More than five years after the global economic crisis hit, reports are showing signs of improvement for the financial health of economies worldwide. Economic recovery has been driven in large part by the boom of the Asia-Pacific energy market, which has seen a huge amount of development and investment over the last five years. According to industry reports, this pattern of growth looks set to continue across at least the next five years. The expansion of the Asia-Pacific energy industry has resulted in an increased demand for skilled engineering candidates, with many companies coming up against a marked shortage of available personnel.
Within the Asia-Pacific region, there are several countries which have been instrumental in driving forward the energy industry: Malaysia has proved instrumental in both energy consumption and boosting energy industry development. Geographically, Malaysia is located in a prime position for offshore production, such as fixed platform activities. Indeed, across Asia as a whole there are many areas of shallow water where fixed platforms can be installed. In East Asia countries such as China and Japan are in great demand for hydrocarbons.
As for energy consumption, India is one of the largest energy consumers in the world; the Indian government plans to raise the price of gas in order to stimulate the country’s energy industry development. Across the Asia-Pacific region as a whole, state-owned National Oil Companies (NOCs) have traditionally been the dominant type of operator as they enable security and wealth for national government. International Oil Companies (IOCs) are secondary in prevalence within the region, with independent operators also being present and responsible for attracting their fair share of investment.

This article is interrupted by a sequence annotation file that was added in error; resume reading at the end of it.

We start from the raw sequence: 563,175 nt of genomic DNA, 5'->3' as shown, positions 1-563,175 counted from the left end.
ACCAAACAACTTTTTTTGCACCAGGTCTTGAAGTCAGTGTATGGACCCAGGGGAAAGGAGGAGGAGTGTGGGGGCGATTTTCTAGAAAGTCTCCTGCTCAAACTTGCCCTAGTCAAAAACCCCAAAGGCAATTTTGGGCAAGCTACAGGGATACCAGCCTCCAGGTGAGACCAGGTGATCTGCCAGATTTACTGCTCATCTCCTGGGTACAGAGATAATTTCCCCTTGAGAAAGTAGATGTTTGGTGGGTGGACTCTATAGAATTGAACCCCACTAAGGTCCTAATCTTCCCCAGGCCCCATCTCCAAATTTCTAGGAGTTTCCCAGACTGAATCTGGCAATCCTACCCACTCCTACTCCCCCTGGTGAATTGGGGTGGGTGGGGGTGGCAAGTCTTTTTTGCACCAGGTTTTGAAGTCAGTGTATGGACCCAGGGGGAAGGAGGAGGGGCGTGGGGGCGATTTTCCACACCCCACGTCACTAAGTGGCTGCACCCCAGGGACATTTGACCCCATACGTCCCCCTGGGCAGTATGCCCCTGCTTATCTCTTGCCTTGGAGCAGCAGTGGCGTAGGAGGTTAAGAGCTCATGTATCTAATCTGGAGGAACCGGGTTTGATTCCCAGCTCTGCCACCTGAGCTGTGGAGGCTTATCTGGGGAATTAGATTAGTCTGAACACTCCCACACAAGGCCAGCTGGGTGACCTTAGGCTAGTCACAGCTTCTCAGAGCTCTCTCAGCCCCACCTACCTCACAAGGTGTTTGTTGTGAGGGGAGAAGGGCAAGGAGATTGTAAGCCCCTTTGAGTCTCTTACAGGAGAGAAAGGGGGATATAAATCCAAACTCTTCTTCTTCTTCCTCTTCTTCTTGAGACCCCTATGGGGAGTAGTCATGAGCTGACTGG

One of the most notable technological developments to take place within the Asia-Pacific region has been the development of “Prelude” - the world’s first floating liquid natural gas (FLNG) facility. The Prelude project is being developed by Shell who aims to unlock vital energy resources offshore, without the need to lay pipelines and build processing plants on land. Prelude is being built at Samsung Heavy Industries’ “Geoje Island” yards in South Korea. Upon completion the facility will be moved to offshore Western Australia where it will dock for up to 25 years as it works on the Prelude gas field.
Asia-Pacific’s rise to dominance within the Oil and Gas industry has undoubtedly been good news for the global economy. As new oil fields have been discovered and operations have increased, many oil and gas jobs have been created, thus attracting candidates from all over the world. Companies operating in Asia-Pacific will need to work hard in order to attract the best candidates as the competition for skilled oil and gas engineers increases. Only the procurement of the right staff will lead to continued growth of the industry in the coming years.